Tuesday, June 30, 2015


It takes a while to wash and pit a flat of cherries. My pitter does six at a time, but it's a workout. Since I was making rhubarb sorbet, I made one batch with cherries, the other with mixed berries. My kitchen smelled heavenly. Looking forward to the next batch of fruit.

Tonight we're having stirfry with sausage and bok choy with a side of cantaloupe smoothie. I love summer!

Back to dragons. Gotta sort out this plot.

Snippet: The Quarry

This is a snippet from Breaker's Ruin, book 2 of the Convergence Series and a work in progress. Book one of the series, Bramble Burn, is available wherever ebooks are sold.

Monday morning, Daisy flew with her brother to the Quarry. From the air, she could see fields of grain stubble, some of which had been plowed and planted with winter wheat. There were scattered houses and a cluster where the small town of Airway Heights clustered around Highway 2. Beyond that was the commercial airfield with its red and white checkered water tower, right next to the air force base.
One the opposite side of the road lay the Quarry. Smoke rose in lazy curls from steaming pools of lava and mud, and she could see the shadow of darting things hunting in the concrete ruins.
Which only made the six story towers of basalt more impressive. Octagon shaped, the dull, charcoal colored towers had polished, faceted black window trim, and the polarized windows reflected pink, purple and turquoise. There were four of them, one per city block. Roads and sidewalks had already been laid in that section, and there was a park in the center with stone bridges, benches and sculptures. The bare dirt where there should be grass and lack of trees gave it a harsh, unfinished look, which only made the tethered BAT overhead look more colorful. Floating at 3,000 ft, the helium tube had a wind turbine suspended inside and stubby stabilizing fins. It was also painted like a Chinese dragon.
“That is so cool,” her brother murmured, a trickle of smoke escaping his mouth. “Now I’m looking forward to meeting this guy.”
“Look at that,” Daisy said, knowing it wasn’t necessary to raise her voice with dragon hearing. “He built an arena. I wonder what for?” The coliseum had a ring of basalt pillars for the outside, and the seats were ash gray stone overlooking a sandy floor. Eight towers with private viewing boxes provided an excellent view…if one had dragon vision.
“Sports. Monster trucks, gladiator fight pit, dirt bikes… Cool.” Luke sounded intrigued.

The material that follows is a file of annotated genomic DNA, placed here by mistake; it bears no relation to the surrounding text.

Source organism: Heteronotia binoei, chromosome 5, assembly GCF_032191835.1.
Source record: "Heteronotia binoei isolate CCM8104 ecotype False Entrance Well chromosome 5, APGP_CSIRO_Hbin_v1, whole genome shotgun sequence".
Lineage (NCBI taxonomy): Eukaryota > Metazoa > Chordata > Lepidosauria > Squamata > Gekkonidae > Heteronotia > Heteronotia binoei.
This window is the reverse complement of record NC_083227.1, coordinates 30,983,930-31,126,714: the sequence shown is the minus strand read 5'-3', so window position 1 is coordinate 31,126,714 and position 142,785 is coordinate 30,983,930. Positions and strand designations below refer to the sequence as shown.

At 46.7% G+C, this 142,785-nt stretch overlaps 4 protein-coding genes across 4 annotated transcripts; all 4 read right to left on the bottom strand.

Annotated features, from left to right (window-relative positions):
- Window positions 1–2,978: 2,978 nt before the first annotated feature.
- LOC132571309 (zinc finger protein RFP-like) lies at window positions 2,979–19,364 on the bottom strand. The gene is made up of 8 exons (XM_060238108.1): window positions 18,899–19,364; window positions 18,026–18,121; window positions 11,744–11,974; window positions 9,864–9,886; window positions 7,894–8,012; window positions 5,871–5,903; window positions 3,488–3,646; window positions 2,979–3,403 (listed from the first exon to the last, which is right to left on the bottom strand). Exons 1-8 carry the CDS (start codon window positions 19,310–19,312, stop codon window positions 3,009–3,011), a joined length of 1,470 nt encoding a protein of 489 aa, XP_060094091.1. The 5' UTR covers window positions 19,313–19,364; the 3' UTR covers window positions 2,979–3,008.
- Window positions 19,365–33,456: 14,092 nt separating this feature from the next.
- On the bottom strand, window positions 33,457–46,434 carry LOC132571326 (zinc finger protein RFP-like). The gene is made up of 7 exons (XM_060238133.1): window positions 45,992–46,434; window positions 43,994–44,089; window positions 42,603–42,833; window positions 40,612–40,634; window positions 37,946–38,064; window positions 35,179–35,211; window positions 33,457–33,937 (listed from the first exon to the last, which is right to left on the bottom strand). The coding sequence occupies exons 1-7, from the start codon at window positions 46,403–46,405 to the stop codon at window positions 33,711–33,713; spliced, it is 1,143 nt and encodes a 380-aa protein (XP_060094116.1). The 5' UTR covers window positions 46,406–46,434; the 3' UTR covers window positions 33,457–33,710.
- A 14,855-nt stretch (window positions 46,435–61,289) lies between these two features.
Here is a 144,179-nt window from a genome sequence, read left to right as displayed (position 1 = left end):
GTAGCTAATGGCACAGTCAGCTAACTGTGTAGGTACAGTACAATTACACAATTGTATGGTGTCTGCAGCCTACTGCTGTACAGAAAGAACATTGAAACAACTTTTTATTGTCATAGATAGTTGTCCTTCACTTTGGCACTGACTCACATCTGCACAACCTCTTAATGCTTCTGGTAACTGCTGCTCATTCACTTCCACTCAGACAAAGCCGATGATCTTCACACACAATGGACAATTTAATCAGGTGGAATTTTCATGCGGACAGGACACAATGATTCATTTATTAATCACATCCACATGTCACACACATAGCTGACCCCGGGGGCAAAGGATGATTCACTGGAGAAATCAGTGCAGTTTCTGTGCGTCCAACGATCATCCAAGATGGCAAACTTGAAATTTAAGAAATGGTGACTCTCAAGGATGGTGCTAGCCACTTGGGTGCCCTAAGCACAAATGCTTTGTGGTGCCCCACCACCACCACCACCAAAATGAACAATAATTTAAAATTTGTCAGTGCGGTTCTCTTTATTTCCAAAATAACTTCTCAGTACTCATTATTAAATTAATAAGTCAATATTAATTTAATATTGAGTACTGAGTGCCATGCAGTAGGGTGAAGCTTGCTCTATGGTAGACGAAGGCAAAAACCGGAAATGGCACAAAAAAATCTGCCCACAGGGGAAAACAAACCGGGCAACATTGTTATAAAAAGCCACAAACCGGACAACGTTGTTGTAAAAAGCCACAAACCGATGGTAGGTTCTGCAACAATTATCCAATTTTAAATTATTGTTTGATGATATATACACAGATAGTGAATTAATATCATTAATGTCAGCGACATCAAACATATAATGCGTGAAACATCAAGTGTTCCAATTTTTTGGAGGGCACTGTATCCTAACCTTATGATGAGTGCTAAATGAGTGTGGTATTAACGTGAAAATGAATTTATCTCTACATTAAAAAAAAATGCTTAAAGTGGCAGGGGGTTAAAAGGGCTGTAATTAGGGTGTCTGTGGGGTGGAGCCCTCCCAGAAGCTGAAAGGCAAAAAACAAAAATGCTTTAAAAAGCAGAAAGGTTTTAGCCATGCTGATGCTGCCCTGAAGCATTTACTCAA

Luke circled around, heading for the tower with a large red, decorative tile on top with a white number one. A quick look showed each tower had a distinctive tile, reminding her of dragon house numbers. Had he designed the towers with dragons in mind?

Monday, June 29, 2015

Rhubarb Berry Sorbet, Rhubarb Pink Lemonade

I'm on vacation. Not much writing happening, but lots of cooking. Picked cherries yesterday! It was 100 F, but still awesome. Those are the best dates. My husband rocks.

My tastes have changed since becoming allergic to dairy. Now the idea of rhubarb sorbet makes my mouth water, and my rhubarb hating husband eagerly devours his share. We ran out yesterday, so I'm going to make some more.

No ice cream maker is needed.

Rhubarb Sorbet

Now this is worth growing rhubarb for! Sweet & tart, my kids gobbled it right up. Add 1 to 2 cups of berries for flavor variations. Blueberries make it taste like boysenberry.

1 cup of sugar
1 cup of water
3 tbsp lemon juice
1 lb fresh or frozen rhubarb
1-2 c berries, optional
1 tbsp vegetable oil (for smoothness)

1. Put everything into a pot and bring to a boil. Boil one minute and put the lid on the pot and turn off the heat. Allow the rhubarb to steam for 20 minutes, then remove the lid and allow to cool.
2. Put into a food processor or blender and puree (I use an immersion/stick blender).

For blender or food processor: Freeze the sorbet in ice cube trays, store the frozen cubes in plastic freezer bags. Blend with water or milk of choice until thick and smooth.

For ice cream maker: Chill for several hours or overnight, then freeze in an ice cream maker according to manufacturer’s directions. Enjoy!

 Rhubarb Pink Lemonade

Tastes a lot like pink lemonade. Makes great a great Popsicle, too.

2 ½ lb rhubarb, chopped
2 ½ quarts water
3 c sugar
juice of 2 lemons
½ a cinnamon stick

1. Put the rhubarb, sugar, lemon juice and cinnamon stick in a pot and add 1 ½ quarts of water. Boil for 5 minutes, then allow to cool.
2. Put 1 quart of ice cold water in a 1 gallon pitcher. Put a strainer over the top and line with a clean dish towel. Ladle the rhubarb mixture into the dish towel and allow to drain. When it has drained off most of the juice, twist the towel around the remaining pulp in the strainer and squeeze to release the remaining juice. Discard or compost the pulp and rinse out your dishtowel.
3. Chill the pitcher in a sink of cold water and then refrigerate.

Monday, June 22, 2015

Snippet: Good luck with that.

This is a snippet from Breaker's Ruin, book 2 of the Convergence Series and a work in progress. Book one of the series, Bramble Burn, is available wherever ebooks are sold.

His reasonable tone made her want to hit him. “You’re distracting me on purpose! Take the necklace off, please, or I’ll find someone else to do it.”